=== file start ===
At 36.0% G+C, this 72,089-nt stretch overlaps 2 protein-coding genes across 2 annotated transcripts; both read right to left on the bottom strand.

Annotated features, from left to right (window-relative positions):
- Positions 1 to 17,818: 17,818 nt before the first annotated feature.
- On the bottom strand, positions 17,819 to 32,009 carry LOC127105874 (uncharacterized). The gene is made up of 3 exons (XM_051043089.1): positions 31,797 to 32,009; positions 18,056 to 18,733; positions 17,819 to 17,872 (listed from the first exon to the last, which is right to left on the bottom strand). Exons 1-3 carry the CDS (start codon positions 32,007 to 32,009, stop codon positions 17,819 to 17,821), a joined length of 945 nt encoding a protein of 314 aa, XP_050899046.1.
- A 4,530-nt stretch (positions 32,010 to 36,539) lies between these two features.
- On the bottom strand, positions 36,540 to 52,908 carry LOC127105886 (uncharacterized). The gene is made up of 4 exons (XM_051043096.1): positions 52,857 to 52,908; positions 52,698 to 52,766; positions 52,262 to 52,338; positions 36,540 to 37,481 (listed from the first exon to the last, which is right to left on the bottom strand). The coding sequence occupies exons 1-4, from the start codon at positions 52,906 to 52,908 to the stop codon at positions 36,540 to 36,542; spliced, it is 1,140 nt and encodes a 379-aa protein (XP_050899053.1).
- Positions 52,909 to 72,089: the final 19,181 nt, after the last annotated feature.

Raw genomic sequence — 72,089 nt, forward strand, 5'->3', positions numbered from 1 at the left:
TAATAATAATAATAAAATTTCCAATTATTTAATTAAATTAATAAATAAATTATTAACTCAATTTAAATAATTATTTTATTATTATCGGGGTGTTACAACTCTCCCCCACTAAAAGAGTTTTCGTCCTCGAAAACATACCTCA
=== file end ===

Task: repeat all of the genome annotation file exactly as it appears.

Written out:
At 36.0% G+C, this 72,089-nt stretch overlaps 2 protein-coding genes across 2 annotated transcripts; both read right to left on the bottom strand.

Annotated features, from left to right (window-relative positions):
- Positions 1 to 17,818: 17,818 nt before the first annotated feature.
- On the bottom strand, positions 17,819 to 32,009 carry LOC127105874 (uncharacterized). The gene is made up of 3 exons (XM_051043089.1): positions 31,797 to 32,009; positions 18,056 to 18,733; positions 17,819 to 17,872 (listed from the first exon to the last, which is right to left on the bottom strand). Exons 1-3 carry the CDS (start codon positions 32,007 to 32,009, stop codon positions 17,819 to 17,821), a joined length of 945 nt encoding a protein of 314 aa, XP_050899046.1.
- A 4,530-nt stretch (positions 32,010 to 36,539) lies between these two features.
- On the bottom strand, positions 36,540 to 52,908 carry LOC127105886 (uncharacterized). The gene is made up of 4 exons (XM_051043096.1): positions 52,857 to 52,908; positions 52,698 to 52,766; positions 52,262 to 52,338; positions 36,540 to 37,481 (listed from the first exon to the last, which is right to left on the bottom strand). The coding sequence occupies exons 1-4, from the start codon at positions 52,906 to 52,908 to the stop codon at positions 36,540 to 36,542; spliced, it is 1,140 nt and encodes a 379-aa protein (XP_050899053.1).
- Positions 52,909 to 72,089: the final 19,181 nt, after the last annotated feature.

Raw genomic sequence — 72,089 nt, forward strand, 5'->3', positions numbered from 1 at the left:
TAATAATAATAATAAAATTTCCAATTATTTAATTAAATTAATAAATAAATTATTAACTCAATTTAAATAATTATTTTATTATTATCGGGGTGTTACAACTCTCCCCCACTAAAAGAGTTTTCGTCCTCGAAAACATACCTCA